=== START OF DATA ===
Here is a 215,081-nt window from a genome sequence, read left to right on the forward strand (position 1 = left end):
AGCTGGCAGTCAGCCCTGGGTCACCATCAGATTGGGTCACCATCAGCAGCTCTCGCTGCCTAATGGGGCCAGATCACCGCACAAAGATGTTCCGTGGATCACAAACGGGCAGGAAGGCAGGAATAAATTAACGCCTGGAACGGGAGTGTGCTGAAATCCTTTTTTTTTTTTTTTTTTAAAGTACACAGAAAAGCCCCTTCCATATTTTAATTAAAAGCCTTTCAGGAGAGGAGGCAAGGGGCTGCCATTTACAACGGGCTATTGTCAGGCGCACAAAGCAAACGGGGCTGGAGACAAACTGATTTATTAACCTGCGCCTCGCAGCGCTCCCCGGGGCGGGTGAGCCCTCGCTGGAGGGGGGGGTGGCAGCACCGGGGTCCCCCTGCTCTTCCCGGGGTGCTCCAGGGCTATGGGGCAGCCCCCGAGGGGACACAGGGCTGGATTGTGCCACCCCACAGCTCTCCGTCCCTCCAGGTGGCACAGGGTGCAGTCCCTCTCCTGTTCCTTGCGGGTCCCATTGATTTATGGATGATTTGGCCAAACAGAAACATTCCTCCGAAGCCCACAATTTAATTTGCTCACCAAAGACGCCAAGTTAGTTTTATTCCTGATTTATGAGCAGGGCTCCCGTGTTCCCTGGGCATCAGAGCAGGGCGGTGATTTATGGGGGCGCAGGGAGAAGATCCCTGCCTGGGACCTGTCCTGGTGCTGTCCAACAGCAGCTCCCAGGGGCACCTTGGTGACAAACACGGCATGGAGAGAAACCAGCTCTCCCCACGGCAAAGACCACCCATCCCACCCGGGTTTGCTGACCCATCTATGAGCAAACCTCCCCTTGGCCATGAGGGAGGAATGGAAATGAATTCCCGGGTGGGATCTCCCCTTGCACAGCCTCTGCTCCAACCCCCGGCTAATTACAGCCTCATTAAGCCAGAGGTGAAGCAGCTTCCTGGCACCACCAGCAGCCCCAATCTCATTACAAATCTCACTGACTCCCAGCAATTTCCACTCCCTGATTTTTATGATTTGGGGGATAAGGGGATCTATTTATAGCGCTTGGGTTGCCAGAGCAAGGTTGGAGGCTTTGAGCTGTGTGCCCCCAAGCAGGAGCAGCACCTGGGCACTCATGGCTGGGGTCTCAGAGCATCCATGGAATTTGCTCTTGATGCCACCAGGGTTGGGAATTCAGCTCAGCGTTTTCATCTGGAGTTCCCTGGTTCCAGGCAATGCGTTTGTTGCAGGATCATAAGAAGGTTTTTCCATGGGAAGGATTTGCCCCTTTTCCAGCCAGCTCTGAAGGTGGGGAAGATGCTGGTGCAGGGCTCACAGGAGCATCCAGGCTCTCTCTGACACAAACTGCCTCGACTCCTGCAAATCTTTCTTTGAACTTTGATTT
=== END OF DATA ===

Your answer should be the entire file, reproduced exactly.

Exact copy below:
Here is a 215,081-nt window from a genome sequence, read left to right on the forward strand (position 1 = left end):
AGCTGGCAGTCAGCCCTGGGTCACCATCAGATTGGGTCACCATCAGCAGCTCTCGCTGCCTAATGGGGCCAGATCACCGCACAAAGATGTTCCGTGGATCACAAACGGGCAGGAAGGCAGGAATAAATTAACGCCTGGAACGGGAGTGTGCTGAAATCCTTTTTTTTTTTTTTTTTTAAAGTACACAGAAAAGCCCCTTCCATATTTTAATTAAAAGCCTTTCAGGAGAGGAGGCAAGGGGCTGCCATTTACAACGGGCTATTGTCAGGCGCACAAAGCAAACGGGGCTGGAGACAAACTGATTTATTAACCTGCGCCTCGCAGCGCTCCCCGGGGCGGGTGAGCCCTCGCTGGAGGGGGGGGTGGCAGCACCGGGGTCCCCCTGCTCTTCCCGGGGTGCTCCAGGGCTATGGGGCAGCCCCCGAGGGGACACAGGGCTGGATTGTGCCACCCCACAGCTCTCCGTCCCTCCAGGTGGCACAGGGTGCAGTCCCTCTCCTGTTCCTTGCGGGTCCCATTGATTTATGGATGATTTGGCCAAACAGAAACATTCCTCCGAAGCCCACAATTTAATTTGCTCACCAAAGACGCCAAGTTAGTTTTATTCCTGATTTATGAGCAGGGCTCCCGTGTTCCCTGGGCATCAGAGCAGGGCGGTGATTTATGGGGGCGCAGGGAGAAGATCCCTGCCTGGGACCTGTCCTGGTGCTGTCCAACAGCAGCTCCCAGGGGCACCTTGGTGACAAACACGGCATGGAGAGAAACCAGCTCTCCCCACGGCAAAGACCACCCATCCCACCCGGGTTTGCTGACCCATCTATGAGCAAACCTCCCCTTGGCCATGAGGGAGGAATGGAAATGAATTCCCGGGTGGGATCTCCCCTTGCACAGCCTCTGCTCCAACCCCCGGCTAATTACAGCCTCATTAAGCCAGAGGTGAAGCAGCTTCCTGGCACCACCAGCAGCCCCAATCTCATTACAAATCTCACTGACTCCCAGCAATTTCCACTCCCTGATTTTTATGATTTGGGGGATAAGGGGATCTATTTATAGCGCTTGGGTTGCCAGAGCAAGGTTGGAGGCTTTGAGCTGTGTGCCCCCAAGCAGGAGCAGCACCTGGGCACTCATGGCTGGGGTCTCAGAGCATCCATGGAATTTGCTCTTGATGCCACCAGGGTTGGGAATTCAGCTCAGCGTTTTCATCTGGAGTTCCCTGGTTCCAGGCAATGCGTTTGTTGCAGGATCATAAGAAGGTTTTTCCATGGGAAGGATTTGCCCCTTTTCCAGCCAGCTCTGAAGGTGGGGAAGATGCTGGTGCAGGGCTCACAGGAGCATCCAGGCTCTCTCTGACACAAACTGCCTCGACTCCTGCAAATCTTTCTTTGAACTTTGATTT